Wolverine cuts through endless amounts of bad guys. As enemies do the same to each other. You don’t really see blood except for a scene or two. Near the beginning there is a scene where he kills an animal to put it out of its misery. This alone may scare kids and confuse them. Granted they do now show wolverine doing it. The nudity in this is not really there.

At most there is more comical scene where Wolverine is being bathed by a bunch of house maids to be presentable to someone in the movie. Very briefly you see just the very tip top of his butt crack. So what you count as nudity will determine to you if it’s bad or not. The F and s-word are mentioned about 3 or 4 times I'd say.

There is a scene where sex takes place with a woman whose engaged, but you don’t see anything. It just cuts from them going to kiss, to them waking up the next morning.

Overall, I loved this movie because of its background and the end scene right about 30 seconds after the credits start REALLY will amaze you for reasons I cannot say. This movie is even better then the last one and I would recommend it, possibly for teens. Not for younger kids though, to scary for them and to complicated in terms of some things that take place.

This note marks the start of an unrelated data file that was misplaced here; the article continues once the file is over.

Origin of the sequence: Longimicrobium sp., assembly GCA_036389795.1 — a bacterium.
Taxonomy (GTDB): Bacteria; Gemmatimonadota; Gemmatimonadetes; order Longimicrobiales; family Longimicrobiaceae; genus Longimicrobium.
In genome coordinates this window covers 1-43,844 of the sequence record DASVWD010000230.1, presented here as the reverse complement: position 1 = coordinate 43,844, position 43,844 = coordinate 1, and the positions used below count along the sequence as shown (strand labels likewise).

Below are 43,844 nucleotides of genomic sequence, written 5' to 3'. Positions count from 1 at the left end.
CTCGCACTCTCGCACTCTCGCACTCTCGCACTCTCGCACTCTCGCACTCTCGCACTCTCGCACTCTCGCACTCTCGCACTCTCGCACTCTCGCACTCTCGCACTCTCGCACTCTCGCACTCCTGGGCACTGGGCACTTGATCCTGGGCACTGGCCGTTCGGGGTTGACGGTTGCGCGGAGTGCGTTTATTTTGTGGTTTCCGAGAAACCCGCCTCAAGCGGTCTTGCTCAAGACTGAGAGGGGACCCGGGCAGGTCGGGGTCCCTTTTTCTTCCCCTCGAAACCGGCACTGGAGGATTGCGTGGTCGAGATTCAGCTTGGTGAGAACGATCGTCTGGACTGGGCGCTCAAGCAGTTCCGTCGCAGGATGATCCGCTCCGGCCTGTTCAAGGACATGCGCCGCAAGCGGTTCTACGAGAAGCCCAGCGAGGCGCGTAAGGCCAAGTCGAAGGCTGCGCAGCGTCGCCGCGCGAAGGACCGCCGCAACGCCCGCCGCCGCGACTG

My Ratings: Moral rating: Offensive / Moviemaking quality: 5
—Matt, age 31 (USA)
Positive—I’m a big fan of the X-Men franchise, despite its occasional problems. I really didn’t like the first “Wolverine” film, so I didn’t expect much from this one. I was surprised therefore how much I enjoyed it. Decent script, interesting secondary characters, a predictable twist (but it doesn’t hurt the enjoyment of seeing it unfold), and good action scenes. Those hoping to see a lot of mutant characters won’t find them here—this is mostly a small story, about a family torn apart through greed and ambition. There were some faults (immodesty, for one, and an f-word), but, overall, it was very good. I’d watch it again.
My Ratings: Moral rating: Better than Average / Moviemaking quality: 4½
—Charity, age 30 (USA)